Ship shape

The Oseberg ship. Photo credit: Daderot.

Last night’s post was kind of a downer. Let’s flee to the past then, and delight in the Viking Age, which is a matter of set facts that cannot change.

Or can they?

The fact is that the field of Viking studies is almost as dynamic and fluid as modern society. Just the other day I learned a fact that shivered my timbers, so to speak. Another of the precious facts I’ve been telling people in lectures all these years turns out to be false.

I’ve written about the Oseberg Viking ship before. Along with the Gokstad ship, also housed in the Viking Ships Museum in Oslo, it’s one of the two most famous Viking ships in the world. Miraculously preserved through being sealed in clay when they were buried during the 9th Century, they were discovered around the turn of the 20th Century, and completely altered everybody’s thinking about the sophistication of Viking culture.

The Gokstad ship. Photo credit: James Cridland.

Unlike the larger Gokstad ship, which served as a coffin for a tall man, the Oseberg ship held the bones of two women. We don’t know for sure who they were, and we’re not even entirely sure what their relationship was. It seems reasonable to assume that the older woman was a queen, and that the younger woman (who has been shown by DNA analysis to have had genetic roots around Iran) was a slave sacrificed to accompany her in the next world. But even that’s disputed.

For years even the ship’s origins were a mystery. There’s a scientific discipline called dendochronology, which allows archaeologists to compare patterns of tree rings to determine when any piece of wood was cut. But in order to make the comparison, you need to know where the original tree grew, and the Oseberg ship didn’t match any tree ring patterns in eastern Norway, where it was buried.

At last a comparison was made to fragments found in a couple much less well-preserved ship graves on Karmøy Island, in western Norway. If the Oseberg ship was not built on Karmøy, it was certainly built nearby. This pleases me because (as I’ve told you too many times) my great-grandfather Walker was born on Karmøy.

But the pleasure wasn’t perfect, because the Oseberg ship had its drawbacks in terms of romance. Everyone – and I mean every expert – was agreed that she wasn’t strictly what you’d call a Viking ship. Her prow and stern were too high and too narrow. She would have been unstable in a high sea (as one modern replica famously proved when it capsized and sank to the bottom after catching a cross-wind a few minutes away from the dock).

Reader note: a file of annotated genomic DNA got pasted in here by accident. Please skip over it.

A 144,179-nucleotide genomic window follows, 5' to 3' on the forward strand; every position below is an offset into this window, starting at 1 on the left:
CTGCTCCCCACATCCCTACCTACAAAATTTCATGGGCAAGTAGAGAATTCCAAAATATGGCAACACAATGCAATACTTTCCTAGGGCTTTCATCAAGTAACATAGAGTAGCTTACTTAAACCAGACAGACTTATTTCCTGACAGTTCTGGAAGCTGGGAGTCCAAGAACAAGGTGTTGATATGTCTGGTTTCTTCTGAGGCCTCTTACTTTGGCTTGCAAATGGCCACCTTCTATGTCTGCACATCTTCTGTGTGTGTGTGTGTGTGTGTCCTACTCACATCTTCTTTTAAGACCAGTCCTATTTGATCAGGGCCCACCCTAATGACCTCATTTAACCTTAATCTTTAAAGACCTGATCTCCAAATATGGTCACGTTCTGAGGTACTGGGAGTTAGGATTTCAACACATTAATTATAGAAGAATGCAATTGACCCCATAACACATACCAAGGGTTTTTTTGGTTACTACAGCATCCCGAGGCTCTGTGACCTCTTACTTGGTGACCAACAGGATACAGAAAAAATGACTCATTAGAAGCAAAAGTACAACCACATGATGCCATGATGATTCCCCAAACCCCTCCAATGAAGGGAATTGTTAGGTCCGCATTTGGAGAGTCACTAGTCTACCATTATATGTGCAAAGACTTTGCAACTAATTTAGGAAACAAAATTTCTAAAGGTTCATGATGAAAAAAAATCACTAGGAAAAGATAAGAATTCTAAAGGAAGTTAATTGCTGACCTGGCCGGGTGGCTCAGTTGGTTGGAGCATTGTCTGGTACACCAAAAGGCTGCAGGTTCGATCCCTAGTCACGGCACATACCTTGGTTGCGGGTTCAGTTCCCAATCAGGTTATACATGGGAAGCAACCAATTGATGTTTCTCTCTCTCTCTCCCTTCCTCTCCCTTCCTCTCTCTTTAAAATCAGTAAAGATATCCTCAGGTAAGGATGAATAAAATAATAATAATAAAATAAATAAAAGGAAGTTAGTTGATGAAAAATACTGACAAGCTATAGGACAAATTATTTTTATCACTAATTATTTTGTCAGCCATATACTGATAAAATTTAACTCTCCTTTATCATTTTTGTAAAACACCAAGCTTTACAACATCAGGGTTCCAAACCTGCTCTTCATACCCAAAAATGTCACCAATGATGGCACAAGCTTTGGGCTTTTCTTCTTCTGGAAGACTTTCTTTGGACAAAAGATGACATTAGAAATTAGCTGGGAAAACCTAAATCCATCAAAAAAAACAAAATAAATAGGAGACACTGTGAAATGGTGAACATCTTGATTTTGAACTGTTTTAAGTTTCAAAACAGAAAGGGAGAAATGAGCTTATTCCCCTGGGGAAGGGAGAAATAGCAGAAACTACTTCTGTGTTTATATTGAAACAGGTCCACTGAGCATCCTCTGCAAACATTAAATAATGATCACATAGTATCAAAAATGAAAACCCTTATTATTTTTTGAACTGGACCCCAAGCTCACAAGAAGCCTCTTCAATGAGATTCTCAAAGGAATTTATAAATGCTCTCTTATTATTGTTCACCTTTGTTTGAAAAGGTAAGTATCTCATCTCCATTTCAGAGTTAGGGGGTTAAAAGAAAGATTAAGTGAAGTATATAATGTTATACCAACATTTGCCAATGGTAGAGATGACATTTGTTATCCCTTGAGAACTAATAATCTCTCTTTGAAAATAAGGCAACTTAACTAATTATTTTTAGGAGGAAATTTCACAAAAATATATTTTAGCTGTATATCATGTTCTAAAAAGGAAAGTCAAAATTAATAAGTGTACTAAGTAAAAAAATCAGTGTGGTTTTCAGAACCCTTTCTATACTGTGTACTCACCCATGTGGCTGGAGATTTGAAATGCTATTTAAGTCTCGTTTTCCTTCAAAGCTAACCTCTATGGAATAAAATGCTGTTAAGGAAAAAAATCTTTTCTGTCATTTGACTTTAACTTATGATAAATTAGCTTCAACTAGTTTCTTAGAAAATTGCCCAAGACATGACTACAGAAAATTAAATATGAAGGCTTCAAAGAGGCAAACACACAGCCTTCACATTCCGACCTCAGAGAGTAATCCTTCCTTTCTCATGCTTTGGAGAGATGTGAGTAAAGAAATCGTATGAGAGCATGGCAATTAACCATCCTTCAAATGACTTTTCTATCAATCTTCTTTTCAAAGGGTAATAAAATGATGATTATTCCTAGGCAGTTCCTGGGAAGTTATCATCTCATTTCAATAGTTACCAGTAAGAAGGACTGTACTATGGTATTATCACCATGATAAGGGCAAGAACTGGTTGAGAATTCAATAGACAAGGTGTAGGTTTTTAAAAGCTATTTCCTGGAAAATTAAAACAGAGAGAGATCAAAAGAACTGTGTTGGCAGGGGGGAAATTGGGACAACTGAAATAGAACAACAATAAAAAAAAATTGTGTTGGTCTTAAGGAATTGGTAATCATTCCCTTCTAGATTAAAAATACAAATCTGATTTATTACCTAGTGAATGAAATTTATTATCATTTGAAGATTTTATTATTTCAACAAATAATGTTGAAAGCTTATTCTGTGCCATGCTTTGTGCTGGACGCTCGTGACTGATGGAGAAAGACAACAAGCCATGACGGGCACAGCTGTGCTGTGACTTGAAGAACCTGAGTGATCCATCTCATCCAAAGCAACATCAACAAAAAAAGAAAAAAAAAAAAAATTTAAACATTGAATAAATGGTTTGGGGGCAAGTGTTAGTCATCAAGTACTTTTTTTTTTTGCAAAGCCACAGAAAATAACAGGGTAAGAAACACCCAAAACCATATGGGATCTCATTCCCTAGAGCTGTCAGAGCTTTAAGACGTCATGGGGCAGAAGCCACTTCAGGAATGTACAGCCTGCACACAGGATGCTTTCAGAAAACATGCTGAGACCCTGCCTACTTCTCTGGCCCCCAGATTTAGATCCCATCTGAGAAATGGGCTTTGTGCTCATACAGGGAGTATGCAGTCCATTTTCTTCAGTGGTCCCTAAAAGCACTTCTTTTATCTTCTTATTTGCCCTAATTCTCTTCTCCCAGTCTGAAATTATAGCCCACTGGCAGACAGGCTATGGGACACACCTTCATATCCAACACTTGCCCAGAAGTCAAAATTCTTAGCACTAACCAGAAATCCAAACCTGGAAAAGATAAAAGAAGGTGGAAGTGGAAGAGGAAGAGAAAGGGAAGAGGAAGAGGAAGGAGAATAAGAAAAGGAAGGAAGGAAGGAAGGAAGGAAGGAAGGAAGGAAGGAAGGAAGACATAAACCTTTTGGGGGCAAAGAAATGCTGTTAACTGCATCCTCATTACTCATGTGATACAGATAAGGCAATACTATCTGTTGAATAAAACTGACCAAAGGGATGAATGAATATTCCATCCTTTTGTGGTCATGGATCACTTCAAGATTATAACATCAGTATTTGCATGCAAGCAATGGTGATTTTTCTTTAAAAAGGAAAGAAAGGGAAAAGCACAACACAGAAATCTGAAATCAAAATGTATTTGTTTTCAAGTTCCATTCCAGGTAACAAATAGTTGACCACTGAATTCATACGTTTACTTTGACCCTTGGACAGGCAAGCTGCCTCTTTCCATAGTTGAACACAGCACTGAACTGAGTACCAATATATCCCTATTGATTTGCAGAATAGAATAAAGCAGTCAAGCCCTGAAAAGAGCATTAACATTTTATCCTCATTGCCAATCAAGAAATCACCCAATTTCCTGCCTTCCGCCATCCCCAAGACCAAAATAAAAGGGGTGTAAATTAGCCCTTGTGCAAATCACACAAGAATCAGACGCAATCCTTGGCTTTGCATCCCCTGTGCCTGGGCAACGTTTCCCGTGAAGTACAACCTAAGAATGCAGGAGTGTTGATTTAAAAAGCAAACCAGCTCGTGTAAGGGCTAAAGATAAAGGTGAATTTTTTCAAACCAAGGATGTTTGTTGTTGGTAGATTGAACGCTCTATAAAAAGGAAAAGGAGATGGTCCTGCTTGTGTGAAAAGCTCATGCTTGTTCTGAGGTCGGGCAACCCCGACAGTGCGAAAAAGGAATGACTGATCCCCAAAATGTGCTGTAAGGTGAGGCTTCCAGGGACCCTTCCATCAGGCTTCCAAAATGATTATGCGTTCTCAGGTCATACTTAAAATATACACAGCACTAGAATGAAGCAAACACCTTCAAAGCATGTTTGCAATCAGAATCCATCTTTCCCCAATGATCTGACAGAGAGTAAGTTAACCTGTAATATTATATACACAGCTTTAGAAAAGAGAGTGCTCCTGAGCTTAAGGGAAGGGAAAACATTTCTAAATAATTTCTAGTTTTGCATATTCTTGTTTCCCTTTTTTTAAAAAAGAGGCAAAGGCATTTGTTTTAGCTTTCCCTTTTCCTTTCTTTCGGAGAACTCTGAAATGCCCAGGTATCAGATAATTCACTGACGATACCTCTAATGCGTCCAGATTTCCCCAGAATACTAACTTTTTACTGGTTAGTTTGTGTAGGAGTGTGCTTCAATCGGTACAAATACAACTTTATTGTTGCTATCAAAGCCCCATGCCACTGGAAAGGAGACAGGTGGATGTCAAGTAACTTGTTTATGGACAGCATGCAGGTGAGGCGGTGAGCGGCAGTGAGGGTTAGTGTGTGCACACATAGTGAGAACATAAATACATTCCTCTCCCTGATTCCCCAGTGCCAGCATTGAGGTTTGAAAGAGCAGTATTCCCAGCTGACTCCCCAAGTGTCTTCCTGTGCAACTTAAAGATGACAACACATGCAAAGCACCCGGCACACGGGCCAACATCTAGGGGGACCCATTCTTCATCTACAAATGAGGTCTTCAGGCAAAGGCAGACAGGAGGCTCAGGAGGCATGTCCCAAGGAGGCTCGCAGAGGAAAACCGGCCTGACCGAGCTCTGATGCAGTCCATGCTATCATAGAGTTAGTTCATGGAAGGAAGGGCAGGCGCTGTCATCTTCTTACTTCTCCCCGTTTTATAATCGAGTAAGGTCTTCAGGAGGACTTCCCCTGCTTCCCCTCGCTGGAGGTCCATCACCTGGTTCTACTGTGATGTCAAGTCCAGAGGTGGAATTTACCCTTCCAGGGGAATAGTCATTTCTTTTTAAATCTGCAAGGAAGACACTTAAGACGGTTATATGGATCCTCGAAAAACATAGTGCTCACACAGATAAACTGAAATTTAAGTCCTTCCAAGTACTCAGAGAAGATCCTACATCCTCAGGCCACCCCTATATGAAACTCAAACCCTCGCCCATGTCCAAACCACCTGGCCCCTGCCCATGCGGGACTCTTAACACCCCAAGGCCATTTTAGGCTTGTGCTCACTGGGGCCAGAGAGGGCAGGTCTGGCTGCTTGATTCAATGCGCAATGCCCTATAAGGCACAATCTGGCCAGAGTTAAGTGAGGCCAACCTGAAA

But lo and behold, it turns out that’s not true. I refer now to the book I’m currently reading, The Vikings: A History by Robert Ferguson. I’ll review it when I’m done with it, but that will take a while. It’s looooong (which is not to say it’s dull). In discussing the Oseberg ship, Ferguson drops the following bombshell:

A recent electronic scan has revealed, however, that the horizontal ribs on either side of the reconstructed keel should have been curved and not straight. At the cost of elegance the broader bow would have made her quite capable of sailing on the open seas. (He cites an article on the April 2, 2006 edition of the Oslo paper, Aftenposten.)

I have trouble figuring out exactly what that means in terms of structure, but the point is that the Oseberg is a bona fide Viking ship, not a dark age Chris Craft.

They’ve known this for seven years, and nobody told me. The Wikipedia page on the Oseberg ship doesn’t even mention it, but continues to declare her a coastal yacht.

So this is me, spreading the word. Out of a massive sense of responsibility.

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